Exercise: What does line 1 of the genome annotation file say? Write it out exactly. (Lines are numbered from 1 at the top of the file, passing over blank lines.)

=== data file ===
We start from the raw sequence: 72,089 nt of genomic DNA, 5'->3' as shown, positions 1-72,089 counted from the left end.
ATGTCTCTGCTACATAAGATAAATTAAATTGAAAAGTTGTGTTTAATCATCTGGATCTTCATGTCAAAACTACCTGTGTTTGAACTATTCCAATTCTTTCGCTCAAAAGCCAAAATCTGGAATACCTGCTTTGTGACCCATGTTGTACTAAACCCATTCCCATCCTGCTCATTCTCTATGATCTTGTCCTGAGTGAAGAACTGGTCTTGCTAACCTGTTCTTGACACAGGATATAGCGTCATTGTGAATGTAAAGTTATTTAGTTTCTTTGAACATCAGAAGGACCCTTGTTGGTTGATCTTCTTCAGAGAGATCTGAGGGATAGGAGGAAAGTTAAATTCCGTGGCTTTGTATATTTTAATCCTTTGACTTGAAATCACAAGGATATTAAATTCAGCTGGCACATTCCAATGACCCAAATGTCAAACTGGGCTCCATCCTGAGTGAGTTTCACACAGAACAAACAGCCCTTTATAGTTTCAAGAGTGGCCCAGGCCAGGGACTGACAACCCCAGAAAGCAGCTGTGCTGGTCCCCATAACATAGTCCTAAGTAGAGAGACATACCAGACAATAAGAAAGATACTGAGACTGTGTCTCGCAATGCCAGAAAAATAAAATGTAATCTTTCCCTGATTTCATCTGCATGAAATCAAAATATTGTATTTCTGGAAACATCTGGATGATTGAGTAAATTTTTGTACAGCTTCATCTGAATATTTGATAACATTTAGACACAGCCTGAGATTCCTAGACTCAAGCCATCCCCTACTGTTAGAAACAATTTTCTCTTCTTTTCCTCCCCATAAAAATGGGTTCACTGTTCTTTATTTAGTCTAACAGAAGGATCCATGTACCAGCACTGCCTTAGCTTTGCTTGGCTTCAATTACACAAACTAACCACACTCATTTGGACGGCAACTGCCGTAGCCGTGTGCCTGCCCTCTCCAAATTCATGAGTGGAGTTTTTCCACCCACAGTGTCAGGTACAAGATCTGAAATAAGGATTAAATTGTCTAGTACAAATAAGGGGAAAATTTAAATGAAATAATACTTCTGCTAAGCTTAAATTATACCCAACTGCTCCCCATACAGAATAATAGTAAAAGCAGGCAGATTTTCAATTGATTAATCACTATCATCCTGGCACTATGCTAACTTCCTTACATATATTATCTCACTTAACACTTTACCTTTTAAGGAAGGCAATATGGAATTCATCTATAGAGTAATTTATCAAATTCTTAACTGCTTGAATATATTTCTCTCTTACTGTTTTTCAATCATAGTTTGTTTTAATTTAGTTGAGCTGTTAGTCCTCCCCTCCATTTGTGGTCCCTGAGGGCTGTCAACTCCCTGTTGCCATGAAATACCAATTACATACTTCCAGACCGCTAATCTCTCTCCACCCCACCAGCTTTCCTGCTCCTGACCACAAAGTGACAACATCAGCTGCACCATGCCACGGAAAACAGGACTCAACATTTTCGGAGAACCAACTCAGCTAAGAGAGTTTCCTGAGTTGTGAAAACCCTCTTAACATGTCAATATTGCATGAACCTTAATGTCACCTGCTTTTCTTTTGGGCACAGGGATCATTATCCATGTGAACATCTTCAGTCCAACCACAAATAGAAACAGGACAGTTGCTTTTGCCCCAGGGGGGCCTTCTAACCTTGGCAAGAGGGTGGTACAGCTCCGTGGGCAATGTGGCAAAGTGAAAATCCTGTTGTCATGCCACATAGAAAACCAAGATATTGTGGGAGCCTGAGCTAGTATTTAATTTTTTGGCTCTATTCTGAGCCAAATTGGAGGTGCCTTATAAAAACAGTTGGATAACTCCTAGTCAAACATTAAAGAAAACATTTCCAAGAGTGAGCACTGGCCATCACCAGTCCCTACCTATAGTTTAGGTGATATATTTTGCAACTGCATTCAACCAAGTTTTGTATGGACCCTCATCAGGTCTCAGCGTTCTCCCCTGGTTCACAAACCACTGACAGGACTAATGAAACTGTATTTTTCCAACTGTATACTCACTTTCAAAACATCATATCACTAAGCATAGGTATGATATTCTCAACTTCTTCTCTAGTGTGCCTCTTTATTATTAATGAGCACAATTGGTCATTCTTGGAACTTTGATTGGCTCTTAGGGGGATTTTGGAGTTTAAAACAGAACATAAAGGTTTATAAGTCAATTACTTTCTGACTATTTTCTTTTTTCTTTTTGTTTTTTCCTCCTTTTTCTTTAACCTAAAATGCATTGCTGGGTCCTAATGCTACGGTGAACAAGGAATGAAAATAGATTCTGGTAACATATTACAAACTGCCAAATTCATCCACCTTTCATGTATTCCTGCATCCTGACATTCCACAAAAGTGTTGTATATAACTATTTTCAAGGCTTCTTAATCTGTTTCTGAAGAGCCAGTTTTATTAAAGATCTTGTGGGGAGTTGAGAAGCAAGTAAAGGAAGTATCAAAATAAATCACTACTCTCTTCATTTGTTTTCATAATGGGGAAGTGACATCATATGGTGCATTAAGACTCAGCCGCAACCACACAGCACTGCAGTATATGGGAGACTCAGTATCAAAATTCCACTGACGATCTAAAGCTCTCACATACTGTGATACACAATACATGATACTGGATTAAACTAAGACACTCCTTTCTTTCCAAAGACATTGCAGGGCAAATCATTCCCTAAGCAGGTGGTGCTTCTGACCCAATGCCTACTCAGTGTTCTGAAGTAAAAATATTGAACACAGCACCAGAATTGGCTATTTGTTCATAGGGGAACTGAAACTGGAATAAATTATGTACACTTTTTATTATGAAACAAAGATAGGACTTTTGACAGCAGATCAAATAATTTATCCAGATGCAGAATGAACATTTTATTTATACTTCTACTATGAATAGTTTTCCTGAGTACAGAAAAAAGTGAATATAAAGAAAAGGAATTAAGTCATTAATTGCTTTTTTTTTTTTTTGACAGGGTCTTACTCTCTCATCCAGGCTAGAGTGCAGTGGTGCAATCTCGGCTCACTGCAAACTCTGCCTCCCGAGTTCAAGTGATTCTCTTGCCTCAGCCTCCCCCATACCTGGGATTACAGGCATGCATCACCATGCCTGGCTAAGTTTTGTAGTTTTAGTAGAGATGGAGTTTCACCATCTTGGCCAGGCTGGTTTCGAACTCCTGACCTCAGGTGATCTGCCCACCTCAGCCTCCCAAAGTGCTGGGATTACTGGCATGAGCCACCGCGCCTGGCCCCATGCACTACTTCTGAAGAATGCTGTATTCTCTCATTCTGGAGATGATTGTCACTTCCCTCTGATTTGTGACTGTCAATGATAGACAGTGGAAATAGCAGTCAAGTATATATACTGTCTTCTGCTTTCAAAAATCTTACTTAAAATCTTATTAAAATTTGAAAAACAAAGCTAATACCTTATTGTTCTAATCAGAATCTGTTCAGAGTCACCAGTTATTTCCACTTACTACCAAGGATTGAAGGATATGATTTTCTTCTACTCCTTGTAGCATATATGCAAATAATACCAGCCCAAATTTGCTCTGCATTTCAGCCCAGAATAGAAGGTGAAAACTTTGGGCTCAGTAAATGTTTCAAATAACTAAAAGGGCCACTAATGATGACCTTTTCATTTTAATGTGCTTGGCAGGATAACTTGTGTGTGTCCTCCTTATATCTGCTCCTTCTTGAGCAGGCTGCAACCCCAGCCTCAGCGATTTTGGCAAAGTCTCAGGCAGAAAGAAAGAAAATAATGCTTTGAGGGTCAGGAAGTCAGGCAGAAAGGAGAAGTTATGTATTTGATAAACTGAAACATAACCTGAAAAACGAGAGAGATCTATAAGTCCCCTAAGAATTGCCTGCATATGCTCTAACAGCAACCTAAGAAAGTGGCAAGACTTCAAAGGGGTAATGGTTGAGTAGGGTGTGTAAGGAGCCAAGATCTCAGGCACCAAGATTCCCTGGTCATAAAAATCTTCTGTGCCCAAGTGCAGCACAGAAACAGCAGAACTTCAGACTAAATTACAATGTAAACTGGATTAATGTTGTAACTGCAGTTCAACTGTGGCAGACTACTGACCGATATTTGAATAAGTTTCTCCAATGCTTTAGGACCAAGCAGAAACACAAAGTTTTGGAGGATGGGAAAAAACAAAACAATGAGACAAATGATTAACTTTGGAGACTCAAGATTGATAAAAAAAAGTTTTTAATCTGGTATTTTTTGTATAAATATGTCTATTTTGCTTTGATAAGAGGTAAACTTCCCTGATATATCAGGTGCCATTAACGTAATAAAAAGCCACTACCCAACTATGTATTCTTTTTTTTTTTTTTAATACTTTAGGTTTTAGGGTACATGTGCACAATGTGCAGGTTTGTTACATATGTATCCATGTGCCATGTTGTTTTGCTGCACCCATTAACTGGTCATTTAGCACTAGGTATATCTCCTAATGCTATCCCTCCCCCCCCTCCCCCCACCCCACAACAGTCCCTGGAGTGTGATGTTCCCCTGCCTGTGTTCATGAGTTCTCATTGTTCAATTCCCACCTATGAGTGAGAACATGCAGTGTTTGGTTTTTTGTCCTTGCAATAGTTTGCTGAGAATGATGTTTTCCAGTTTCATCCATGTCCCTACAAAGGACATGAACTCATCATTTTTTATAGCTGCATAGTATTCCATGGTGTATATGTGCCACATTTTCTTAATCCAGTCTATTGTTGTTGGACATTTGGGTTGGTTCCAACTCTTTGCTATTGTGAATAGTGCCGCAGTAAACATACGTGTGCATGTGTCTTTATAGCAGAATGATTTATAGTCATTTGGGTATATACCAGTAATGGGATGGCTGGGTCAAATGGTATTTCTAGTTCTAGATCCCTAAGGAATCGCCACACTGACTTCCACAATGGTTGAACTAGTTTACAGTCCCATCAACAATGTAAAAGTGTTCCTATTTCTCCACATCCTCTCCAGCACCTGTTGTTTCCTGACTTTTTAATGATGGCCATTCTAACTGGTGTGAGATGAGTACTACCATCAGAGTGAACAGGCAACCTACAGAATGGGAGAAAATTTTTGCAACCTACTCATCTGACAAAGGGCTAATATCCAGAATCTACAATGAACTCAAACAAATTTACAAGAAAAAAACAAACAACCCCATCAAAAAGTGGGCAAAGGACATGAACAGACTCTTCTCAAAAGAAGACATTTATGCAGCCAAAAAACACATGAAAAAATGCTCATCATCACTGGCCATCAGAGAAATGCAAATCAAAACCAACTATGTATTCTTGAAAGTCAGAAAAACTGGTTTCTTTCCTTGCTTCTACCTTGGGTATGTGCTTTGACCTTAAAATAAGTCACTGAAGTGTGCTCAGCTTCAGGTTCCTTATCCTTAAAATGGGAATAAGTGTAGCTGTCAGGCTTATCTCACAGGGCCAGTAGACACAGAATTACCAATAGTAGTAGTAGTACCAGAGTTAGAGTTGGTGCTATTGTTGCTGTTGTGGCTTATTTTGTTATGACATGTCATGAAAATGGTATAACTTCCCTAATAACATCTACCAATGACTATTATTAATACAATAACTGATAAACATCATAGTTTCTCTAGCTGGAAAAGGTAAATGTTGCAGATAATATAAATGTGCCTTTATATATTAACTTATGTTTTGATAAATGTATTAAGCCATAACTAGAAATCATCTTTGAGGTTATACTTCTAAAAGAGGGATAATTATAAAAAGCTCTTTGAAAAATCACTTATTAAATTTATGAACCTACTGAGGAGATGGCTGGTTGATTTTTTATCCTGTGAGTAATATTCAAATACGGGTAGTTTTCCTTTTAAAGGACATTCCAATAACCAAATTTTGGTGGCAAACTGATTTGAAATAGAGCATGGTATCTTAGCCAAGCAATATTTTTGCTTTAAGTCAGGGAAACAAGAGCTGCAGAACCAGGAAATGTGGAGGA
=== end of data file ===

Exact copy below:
We start from the raw sequence: 72,089 nt of genomic DNA, 5'->3' as shown, positions 1-72,089 counted from the left end.